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Understanding California Seller Disclosure Rules

November 14, 2016

11-10-16-image1Providing a seller’s disclosure statement is a standard part of a real estate sale. Documenting the condition of your home to the best of your knowledge protects you, the seller. Should you not provide a disclosure statement, you face a greater chance of a sale falling through, especially if a buyer’s inspection reveals something of concern. You could also face a lawsuit without this important documentation to support your knowledge of the state of your home. In California, there are some unique and specific rules to follow when providing a seller’s disclosure report.

Your Realtor® should be able to explain each in detail and help you complete this part of the sale process, but it will help to have a good understanding of the rules as well. The more you understand about the process, you will be better able to make informed decisions. NoLo, which provides an online legal encyclopedia, has a quick review of the state rules for seller disclosures. There are even links to specific state forms and resources.

11-10-16-image2The general terms of seller disclosure obligations include providing the information in writing, answering questions honestly and sharing basic details to the best of your knowledge, in a timely manner. The sooner you provide your disclosure, the sooner the sale of your home can move forward. In California, there are two required forms used, the Transfer Disclosure Statement (TDS) and the California Natural Hazard Disclosure Statement (CNHDS).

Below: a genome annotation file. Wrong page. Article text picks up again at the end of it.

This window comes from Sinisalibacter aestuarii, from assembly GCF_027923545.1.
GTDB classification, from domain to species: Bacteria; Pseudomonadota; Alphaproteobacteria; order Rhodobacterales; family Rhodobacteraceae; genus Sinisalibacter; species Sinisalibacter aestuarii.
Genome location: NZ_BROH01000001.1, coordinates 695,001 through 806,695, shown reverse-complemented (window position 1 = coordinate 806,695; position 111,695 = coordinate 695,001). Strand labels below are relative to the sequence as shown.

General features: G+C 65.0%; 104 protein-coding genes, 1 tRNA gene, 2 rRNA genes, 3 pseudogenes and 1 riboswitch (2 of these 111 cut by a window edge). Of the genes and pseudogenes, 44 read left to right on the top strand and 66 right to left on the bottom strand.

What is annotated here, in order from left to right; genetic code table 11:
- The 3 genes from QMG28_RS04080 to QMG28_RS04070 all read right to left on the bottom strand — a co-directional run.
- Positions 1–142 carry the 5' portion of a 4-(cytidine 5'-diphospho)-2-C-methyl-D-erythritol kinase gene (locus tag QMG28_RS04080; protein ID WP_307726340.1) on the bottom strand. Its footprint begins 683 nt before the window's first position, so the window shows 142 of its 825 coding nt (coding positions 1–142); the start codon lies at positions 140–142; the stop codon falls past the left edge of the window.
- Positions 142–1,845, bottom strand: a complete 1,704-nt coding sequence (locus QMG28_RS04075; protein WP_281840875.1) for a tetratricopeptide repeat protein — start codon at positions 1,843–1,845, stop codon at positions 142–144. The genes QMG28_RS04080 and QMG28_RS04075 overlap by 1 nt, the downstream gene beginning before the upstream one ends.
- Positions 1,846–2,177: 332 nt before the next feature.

The TDS form is where you note any known repairs, or ones that need to be completed. If you have made any updates to your home, be they energy conservation upgrades, or replacing a linoleum floor, for example, you are required to disclose the dates and details of work done. If appliances are included in the sale, you need to list them and their condition as well. Other topics of disclosure on this form include notification of any deaths on the property within the last three years, and any neighborhood noise issues.

11-10-16-image3California has its share of natural disasters. As such, the state has put together the California Natural Hazard Disclosure Statement. This is meant to help buyers make better informed decisions, but will also help you the seller when it comes disclosing liabilities. This is a form with a series of yes and no questions, pertaining to any known past exposure to natural phenomenon such as earthquakes, floods and forest fires.

Per state law, there is also a requirement to include a notice that buyers can search for registered sex offenders in the neighborhood as well. On a local level, there may also be city or county ordinances which sellers must follow as well. These rules are in part designed to give buyers the chance to understand what they are purchasing, and consider any issues or concerns themselves to determine if the property is right for them. Seller Disclosure rules also protect sellers by providing what you know in a documented form.

Seller Disclosure statements are an important part of the real estate sale process. When you are ready to sell your home, having a Realtor® who understands the state, and local rules will help you successfully sell your property. My team and I are ready to help you through the entire process. Our goal is to make your experience both easy and pleasurable. Contact us today at (925) 634-7820, or by email at realestate@cecily.com.

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